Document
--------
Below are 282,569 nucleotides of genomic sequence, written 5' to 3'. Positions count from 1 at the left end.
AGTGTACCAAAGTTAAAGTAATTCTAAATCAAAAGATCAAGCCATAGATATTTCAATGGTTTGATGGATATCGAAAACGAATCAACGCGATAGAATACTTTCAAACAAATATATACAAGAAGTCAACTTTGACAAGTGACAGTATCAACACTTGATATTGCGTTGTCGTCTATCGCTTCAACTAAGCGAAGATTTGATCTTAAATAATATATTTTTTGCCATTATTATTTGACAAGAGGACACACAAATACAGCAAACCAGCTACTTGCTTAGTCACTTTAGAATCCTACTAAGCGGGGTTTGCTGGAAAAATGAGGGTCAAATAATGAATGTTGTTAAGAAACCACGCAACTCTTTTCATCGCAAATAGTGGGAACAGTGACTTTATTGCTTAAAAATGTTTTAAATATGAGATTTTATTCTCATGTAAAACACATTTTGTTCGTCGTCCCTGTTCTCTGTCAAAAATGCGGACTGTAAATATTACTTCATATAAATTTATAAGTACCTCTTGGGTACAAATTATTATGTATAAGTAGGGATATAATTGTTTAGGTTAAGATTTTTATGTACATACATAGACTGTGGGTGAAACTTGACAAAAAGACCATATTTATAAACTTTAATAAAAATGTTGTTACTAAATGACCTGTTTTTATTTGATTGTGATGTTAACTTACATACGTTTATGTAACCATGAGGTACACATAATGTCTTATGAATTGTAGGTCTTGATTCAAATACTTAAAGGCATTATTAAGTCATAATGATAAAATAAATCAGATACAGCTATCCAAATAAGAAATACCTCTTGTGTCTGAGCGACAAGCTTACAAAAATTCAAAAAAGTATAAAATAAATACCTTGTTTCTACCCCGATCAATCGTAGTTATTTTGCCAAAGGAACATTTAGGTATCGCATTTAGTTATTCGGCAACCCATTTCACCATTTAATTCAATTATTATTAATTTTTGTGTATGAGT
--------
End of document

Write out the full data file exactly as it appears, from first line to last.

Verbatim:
Below are 282,569 nucleotides of genomic sequence, written 5' to 3'. Positions count from 1 at the left end.
AGTGTACCAAAGTTAAAGTAATTCTAAATCAAAAGATCAAGCCATAGATATTTCAATGGTTTGATGGATATCGAAAACGAATCAACGCGATAGAATACTTTCAAACAAATATATACAAGAAGTCAACTTTGACAAGTGACAGTATCAACACTTGATATTGCGTTGTCGTCTATCGCTTCAACTAAGCGAAGATTTGATCTTAAATAATATATTTTTTGCCATTATTATTTGACAAGAGGACACACAAATACAGCAAACCAGCTACTTGCTTAGTCACTTTAGAATCCTACTAAGCGGGGTTTGCTGGAAAAATGAGGGTCAAATAATGAATGTTGTTAAGAAACCACGCAACTCTTTTCATCGCAAATAGTGGGAACAGTGACTTTATTGCTTAAAAATGTTTTAAATATGAGATTTTATTCTCATGTAAAACACATTTTGTTCGTCGTCCCTGTTCTCTGTCAAAAATGCGGACTGTAAATATTACTTCATATAAATTTATAAGTACCTCTTGGGTACAAATTATTATGTATAAGTAGGGATATAATTGTTTAGGTTAAGATTTTTATGTACATACATAGACTGTGGGTGAAACTTGACAAAAAGACCATATTTATAAACTTTAATAAAAATGTTGTTACTAAATGACCTGTTTTTATTTGATTGTGATGTTAACTTACATACGTTTATGTAACCATGAGGTACACATAATGTCTTATGAATTGTAGGTCTTGATTCAAATACTTAAAGGCATTATTAAGTCATAATGATAAAATAAATCAGATACAGCTATCCAAATAAGAAATACCTCTTGTGTCTGAGCGACAAGCTTACAAAAATTCAAAAAAGTATAAAATAAATACCTTGTTTCTACCCCGATCAATCGTAGTTATTTTGCCAAAGGAACATTTAGGTATCGCATTTAGTTATTCGGCAACCCATTTCACCATTTAATTCAATTATTATTAATTTTTGTGTATGAGT